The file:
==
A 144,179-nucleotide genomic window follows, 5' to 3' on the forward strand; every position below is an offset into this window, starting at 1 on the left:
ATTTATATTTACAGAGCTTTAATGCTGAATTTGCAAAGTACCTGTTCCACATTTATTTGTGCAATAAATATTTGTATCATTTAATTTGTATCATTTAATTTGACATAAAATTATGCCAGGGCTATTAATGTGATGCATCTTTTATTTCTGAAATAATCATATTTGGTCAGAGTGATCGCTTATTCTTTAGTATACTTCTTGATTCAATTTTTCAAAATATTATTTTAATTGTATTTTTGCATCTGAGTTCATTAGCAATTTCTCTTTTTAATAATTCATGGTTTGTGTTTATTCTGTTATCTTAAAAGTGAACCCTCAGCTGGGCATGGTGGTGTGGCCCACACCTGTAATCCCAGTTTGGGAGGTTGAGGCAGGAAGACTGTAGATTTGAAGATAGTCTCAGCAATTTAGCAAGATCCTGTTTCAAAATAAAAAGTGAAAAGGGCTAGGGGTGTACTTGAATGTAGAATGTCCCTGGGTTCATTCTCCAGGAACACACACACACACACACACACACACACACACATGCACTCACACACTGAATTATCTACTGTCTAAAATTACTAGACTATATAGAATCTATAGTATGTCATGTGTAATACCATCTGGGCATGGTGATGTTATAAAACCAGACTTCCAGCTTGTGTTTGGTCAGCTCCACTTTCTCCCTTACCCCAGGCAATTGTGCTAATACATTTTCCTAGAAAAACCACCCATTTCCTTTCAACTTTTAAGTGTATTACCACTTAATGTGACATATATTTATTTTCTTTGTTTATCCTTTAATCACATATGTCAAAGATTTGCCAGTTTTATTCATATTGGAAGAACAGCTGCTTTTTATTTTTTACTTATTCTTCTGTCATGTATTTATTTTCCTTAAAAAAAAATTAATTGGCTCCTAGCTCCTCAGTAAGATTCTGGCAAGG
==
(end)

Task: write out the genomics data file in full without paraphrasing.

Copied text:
A 144,179-nucleotide genomic window follows, 5' to 3' on the forward strand; every position below is an offset into this window, starting at 1 on the left:
ATTTATATTTACAGAGCTTTAATGCTGAATTTGCAAAGTACCTGTTCCACATTTATTTGTGCAATAAATATTTGTATCATTTAATTTGTATCATTTAATTTGACATAAAATTATGCCAGGGCTATTAATGTGATGCATCTTTTATTTCTGAAATAATCATATTTGGTCAGAGTGATCGCTTATTCTTTAGTATACTTCTTGATTCAATTTTTCAAAATATTATTTTAATTGTATTTTTGCATCTGAGTTCATTAGCAATTTCTCTTTTTAATAATTCATGGTTTGTGTTTATTCTGTTATCTTAAAAGTGAACCCTCAGCTGGGCATGGTGGTGTGGCCCACACCTGTAATCCCAGTTTGGGAGGTTGAGGCAGGAAGACTGTAGATTTGAAGATAGTCTCAGCAATTTAGCAAGATCCTGTTTCAAAATAAAAAGTGAAAAGGGCTAGGGGTGTACTTGAATGTAGAATGTCCCTGGGTTCATTCTCCAGGAACACACACACACACACACACACACACACACACATGCACTCACACACTGAATTATCTACTGTCTAAAATTACTAGACTATATAGAATCTATAGTATGTCATGTGTAATACCATCTGGGCATGGTGATGTTATAAAACCAGACTTCCAGCTTGTGTTTGGTCAGCTCCACTTTCTCCCTTACCCCAGGCAATTGTGCTAATACATTTTCCTAGAAAAACCACCCATTTCCTTTCAACTTTTAAGTGTATTACCACTTAATGTGACATATATTTATTTTCTTTGTTTATCCTTTAATCACATATGTCAAAGATTTGCCAGTTTTATTCATATTGGAAGAACAGCTGCTTTTTATTTTTTACTTATTCTTCTGTCATGTATTTATTTTCCTTAAAAAAAAATTAATTGGCTCCTAGCTCCTCAGTAAGATTCTGGCAAGG